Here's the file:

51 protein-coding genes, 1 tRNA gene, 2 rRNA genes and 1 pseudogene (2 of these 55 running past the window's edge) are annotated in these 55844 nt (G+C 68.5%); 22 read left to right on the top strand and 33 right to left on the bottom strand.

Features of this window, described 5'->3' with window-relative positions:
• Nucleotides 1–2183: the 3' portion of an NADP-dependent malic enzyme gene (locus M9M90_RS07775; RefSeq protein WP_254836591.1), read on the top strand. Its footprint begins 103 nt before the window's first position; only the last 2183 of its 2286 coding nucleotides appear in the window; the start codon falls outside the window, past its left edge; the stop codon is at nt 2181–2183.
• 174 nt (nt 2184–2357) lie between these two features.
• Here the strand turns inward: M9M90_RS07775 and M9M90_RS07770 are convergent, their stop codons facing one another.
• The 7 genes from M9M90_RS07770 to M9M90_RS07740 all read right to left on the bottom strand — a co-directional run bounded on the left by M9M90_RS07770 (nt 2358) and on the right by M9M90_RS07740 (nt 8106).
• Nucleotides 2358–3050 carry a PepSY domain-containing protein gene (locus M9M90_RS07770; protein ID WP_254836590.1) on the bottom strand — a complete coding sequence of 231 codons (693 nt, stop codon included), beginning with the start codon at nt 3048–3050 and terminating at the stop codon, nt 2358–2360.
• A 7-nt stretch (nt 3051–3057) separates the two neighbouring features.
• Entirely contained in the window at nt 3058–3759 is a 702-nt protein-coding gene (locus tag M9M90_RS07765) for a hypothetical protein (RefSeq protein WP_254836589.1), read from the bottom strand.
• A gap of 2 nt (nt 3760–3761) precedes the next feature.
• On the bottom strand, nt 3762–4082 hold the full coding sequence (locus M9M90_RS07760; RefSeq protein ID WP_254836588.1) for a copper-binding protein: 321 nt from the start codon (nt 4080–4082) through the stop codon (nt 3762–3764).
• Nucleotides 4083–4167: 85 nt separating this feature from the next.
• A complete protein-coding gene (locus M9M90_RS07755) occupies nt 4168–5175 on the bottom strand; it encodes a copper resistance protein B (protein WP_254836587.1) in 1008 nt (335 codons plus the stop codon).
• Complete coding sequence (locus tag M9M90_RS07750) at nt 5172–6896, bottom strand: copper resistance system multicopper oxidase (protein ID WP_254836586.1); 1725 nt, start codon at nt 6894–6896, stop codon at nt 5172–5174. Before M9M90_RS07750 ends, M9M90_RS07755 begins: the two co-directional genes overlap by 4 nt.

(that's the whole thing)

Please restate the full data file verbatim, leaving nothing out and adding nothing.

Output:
51 protein-coding genes, 1 tRNA gene, 2 rRNA genes and 1 pseudogene (2 of these 55 running past the window's edge) are annotated in these 55844 nt (G+C 68.5%); 22 read left to right on the top strand and 33 right to left on the bottom strand.

Features of this window, described 5'->3' with window-relative positions:
• Nucleotides 1–2183: the 3' portion of an NADP-dependent malic enzyme gene (locus M9M90_RS07775; RefSeq protein WP_254836591.1), read on the top strand. Its footprint begins 103 nt before the window's first position; only the last 2183 of its 2286 coding nucleotides appear in the window; the start codon falls outside the window, past its left edge; the stop codon is at nt 2181–2183.
• 174 nt (nt 2184–2357) lie between these two features.
• Here the strand turns inward: M9M90_RS07775 and M9M90_RS07770 are convergent, their stop codons facing one another.
• The 7 genes from M9M90_RS07770 to M9M90_RS07740 all read right to left on the bottom strand — a co-directional run bounded on the left by M9M90_RS07770 (nt 2358) and on the right by M9M90_RS07740 (nt 8106).
• Nucleotides 2358–3050 carry a PepSY domain-containing protein gene (locus M9M90_RS07770; protein ID WP_254836590.1) on the bottom strand — a complete coding sequence of 231 codons (693 nt, stop codon included), beginning with the start codon at nt 3048–3050 and terminating at the stop codon, nt 2358–2360.
• A 7-nt stretch (nt 3051–3057) separates the two neighbouring features.
• Entirely contained in the window at nt 3058–3759 is a 702-nt protein-coding gene (locus tag M9M90_RS07765) for a hypothetical protein (RefSeq protein WP_254836589.1), read from the bottom strand.
• A gap of 2 nt (nt 3760–3761) precedes the next feature.
• On the bottom strand, nt 3762–4082 hold the full coding sequence (locus M9M90_RS07760; RefSeq protein ID WP_254836588.1) for a copper-binding protein: 321 nt from the start codon (nt 4080–4082) through the stop codon (nt 3762–3764).
• Nucleotides 4083–4167: 85 nt separating this feature from the next.
• A complete protein-coding gene (locus M9M90_RS07755) occupies nt 4168–5175 on the bottom strand; it encodes a copper resistance protein B (protein WP_254836587.1) in 1008 nt (335 codons plus the stop codon).
• Complete coding sequence (locus tag M9M90_RS07750) at nt 5172–6896, bottom strand: copper resistance system multicopper oxidase (protein ID WP_254836586.1); 1725 nt, start codon at nt 6894–6896, stop codon at nt 5172–5174. Before M9M90_RS07750 ends, M9M90_RS07755 begins: the two co-directional genes overlap by 4 nt.